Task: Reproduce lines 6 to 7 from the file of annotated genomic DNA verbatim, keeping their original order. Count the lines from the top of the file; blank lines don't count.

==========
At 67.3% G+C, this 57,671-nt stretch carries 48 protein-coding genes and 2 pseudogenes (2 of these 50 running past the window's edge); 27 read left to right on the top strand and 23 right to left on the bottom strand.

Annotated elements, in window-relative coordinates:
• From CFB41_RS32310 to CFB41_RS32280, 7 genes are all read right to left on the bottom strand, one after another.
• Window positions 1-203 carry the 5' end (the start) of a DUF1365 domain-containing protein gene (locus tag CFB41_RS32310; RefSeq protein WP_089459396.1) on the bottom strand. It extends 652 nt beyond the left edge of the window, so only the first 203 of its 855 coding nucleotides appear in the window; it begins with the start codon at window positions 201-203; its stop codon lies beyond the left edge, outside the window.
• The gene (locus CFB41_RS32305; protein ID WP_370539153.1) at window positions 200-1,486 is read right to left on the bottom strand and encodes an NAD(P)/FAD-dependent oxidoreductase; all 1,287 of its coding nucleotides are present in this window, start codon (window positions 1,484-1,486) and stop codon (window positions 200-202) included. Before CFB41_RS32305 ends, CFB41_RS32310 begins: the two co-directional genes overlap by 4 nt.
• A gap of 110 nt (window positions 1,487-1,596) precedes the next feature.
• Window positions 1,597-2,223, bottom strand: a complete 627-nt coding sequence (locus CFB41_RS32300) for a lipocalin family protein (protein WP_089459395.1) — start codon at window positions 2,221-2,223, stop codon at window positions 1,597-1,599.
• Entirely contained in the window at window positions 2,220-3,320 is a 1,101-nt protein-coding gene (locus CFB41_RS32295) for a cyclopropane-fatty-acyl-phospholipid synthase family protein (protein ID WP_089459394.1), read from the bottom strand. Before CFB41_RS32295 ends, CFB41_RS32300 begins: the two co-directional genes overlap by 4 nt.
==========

• A gap of 110 nt (window positions 1,487-1,596) precedes the next feature.
• Window positions 1,597-2,223, bottom strand: a complete 627-nt coding sequence (locus CFB41_RS32300) for a lipocalin family protein (protein WP_089459395.1) — start codon at window positions 2,221-2,223, stop codon at window positions 1,597-1,599.